Baby Bike Safety 101

How to make bicycling with baby safe and fun

Taking your baby out for a walk in a stroller is nice, but it's really fun to take a bike ride together, whether you're an expert cyclist or a fan of the occasional leisurely weekend bike ride, but there are a few safety tips to take into consideration before you head out. Familiarize yourself with these cycling safety tips to make your bike ride with baby safe, fun and memorable.

Source: American Academy of Pediatrics. "Baby On Board: Keeping Safe on a Bike." 12/3/2015.

Don't Bike With Babies Under a Year Old

Mother pushing daughter on tricycle in city. Getty/Taxi/Evan Kafka

If you're an avid cycler who's hoping to get your little one out for a ride as soon as possible, brace yourself: health and safety experts and manufacturers recommend waiting until your baby is at least one year old and can wear a properly fitting helmet. Even if your child is of age, finding a helmet for such a tiny head is exceptionally difficult.

Explore the joys of the pushable tricycle. It's much safer than bringing baby on bike rides with you. I recommend the Smartrike 4-in-1 (check out this Smart Trike 3-in-1 Tricycle Review to learn why). It's a great tricycle that grows with your baby.

Always Wear a Helmet

children with helmets
Helmets and harnesses improve safety in bicycle trailers. Chevrette

Whether your little one is in a bike seat, a pull-behind trailer or on their own cycle, make sure he or she is wearing a helmet. Bike helmets should be worn by riders of all ages, not just children, so be sure to model that principle for your child.

When choosing a helmet, be sure it meets Snell, ANSI or CPSC safety regulations. You should also take your child to a bike shop to get properly fitted for a helmet. It's difficult to find the right size, but a professional can help.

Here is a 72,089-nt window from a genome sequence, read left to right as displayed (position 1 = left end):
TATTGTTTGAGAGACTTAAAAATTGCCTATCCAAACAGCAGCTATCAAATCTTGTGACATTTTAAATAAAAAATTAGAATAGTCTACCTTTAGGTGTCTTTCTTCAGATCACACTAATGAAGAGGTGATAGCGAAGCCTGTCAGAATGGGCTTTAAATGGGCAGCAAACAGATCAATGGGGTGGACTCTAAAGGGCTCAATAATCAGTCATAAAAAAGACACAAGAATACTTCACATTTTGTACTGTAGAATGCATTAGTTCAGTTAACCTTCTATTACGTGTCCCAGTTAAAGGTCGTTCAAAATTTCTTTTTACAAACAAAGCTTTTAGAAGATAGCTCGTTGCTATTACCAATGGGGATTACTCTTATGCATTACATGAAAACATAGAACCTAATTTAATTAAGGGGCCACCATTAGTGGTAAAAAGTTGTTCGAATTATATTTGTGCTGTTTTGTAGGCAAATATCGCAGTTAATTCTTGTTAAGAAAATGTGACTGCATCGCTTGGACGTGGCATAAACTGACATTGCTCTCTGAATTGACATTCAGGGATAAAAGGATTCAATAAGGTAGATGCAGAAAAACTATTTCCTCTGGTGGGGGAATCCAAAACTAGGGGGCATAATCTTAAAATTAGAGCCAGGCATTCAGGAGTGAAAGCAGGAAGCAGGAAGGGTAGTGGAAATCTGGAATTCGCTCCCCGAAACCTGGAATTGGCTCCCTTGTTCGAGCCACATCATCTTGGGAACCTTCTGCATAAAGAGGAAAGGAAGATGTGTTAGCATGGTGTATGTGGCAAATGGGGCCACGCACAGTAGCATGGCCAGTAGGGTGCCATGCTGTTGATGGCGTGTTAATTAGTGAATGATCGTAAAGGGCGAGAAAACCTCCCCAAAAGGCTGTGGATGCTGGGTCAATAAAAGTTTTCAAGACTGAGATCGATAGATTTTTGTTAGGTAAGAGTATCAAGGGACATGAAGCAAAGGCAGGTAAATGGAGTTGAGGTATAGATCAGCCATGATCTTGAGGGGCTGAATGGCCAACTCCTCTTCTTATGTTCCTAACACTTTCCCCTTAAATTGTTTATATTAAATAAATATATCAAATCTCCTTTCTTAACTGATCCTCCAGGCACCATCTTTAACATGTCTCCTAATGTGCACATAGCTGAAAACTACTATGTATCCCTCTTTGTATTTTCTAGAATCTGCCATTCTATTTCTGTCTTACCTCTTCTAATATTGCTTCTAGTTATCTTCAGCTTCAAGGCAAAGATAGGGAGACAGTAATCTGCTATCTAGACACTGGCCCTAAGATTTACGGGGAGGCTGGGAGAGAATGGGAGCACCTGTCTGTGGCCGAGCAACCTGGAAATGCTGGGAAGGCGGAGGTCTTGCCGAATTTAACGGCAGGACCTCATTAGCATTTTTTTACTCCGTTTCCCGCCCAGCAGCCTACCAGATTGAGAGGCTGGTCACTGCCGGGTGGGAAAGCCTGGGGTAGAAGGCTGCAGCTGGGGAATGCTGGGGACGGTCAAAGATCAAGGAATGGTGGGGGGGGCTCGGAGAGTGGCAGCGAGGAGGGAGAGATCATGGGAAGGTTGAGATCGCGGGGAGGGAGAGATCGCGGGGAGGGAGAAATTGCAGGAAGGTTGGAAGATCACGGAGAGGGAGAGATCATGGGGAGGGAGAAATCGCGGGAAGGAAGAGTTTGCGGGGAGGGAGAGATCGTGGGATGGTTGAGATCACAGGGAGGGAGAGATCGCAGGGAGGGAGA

Trailer or Seat?

mother and child cycling
Mother strapping child in car seat on bicycle. Getty/Stockbyte/altrendo images

Bike trailer or bike seat? A bike trailer, like the InStep Sync, is considered a safer option given its greater stability. It's definitely more expensive than an attachable bike seat, but it has a good resale value and it doubles as storage for items like groceries and other cargo. Bike seats aren't necessarily "dangerous," but they are prone to toppling over. Still, they're a very popular accessory. Mount a seat to the front or back of the bike. This Schwinn bike seat is a good quality option.

Choose a Supportive Seat

girl wearing helmet
Girl wearing a helmet on a bicycle child seat. Getty/Photolibrary/Credit: Graham Monro

If you opt for a bike seat, make sure it has a tall enough back to support the full height of your baby. A quality harness and lap belt are also necessary. Look for models with spoke guards to keep your baby's legs safe.

As for the front mount versus back mount debate, there are conflicting recommendations. Some experts recommend a front mounted seat because it allows for more interaction with baby; others believe that, in the event of an accident, a front mount can cause serious harm to the child. Whichever style you choose, just make sure it meets safety standards.

Use Reflectors

bike reflectors
Bycicle reflectors can be attached to trailers for evening rides. Getty/Science Photo Library

If you're inclined to take your baby for a few laps around the neighborhood after dark - maybe cycling stops their crying - take proper safety precautions. Make sure there are reflectors on all of your equipment to make yourselves visible. Baby trikes rarely have reflectors and are meant for daytime excursions only.

Adults Only

Family on bikes.
Family on bikes. Getty/Moment/John Carleton

This is an obvious statement, but it needs to be said: Only adults should be towing a baby. Even older, mature teens may not have the ability to maneuver and react as quickly as they might need to. Furthermore, an additional passenger, even if it's a baby, increases the time needed to come to a complete stop.

It's best to keep wee passengers with adult cyclists.

Choose Your Route Wisely

Family on bikes looking at map
Family on bikes looking at map. Getty/The Image Bank/Peter Cade

When you're biking alone, you might not care where you wind up, but when you've got a baby along for the ride, you need to alter your route. Bike trails, quiet neighborhood streets and parks are all low-traffic, low-stress cycling environments. Avoid main roads and busy streets. Keep in mind that this isn't only about safety: loud traffic might overwhelm your baby.

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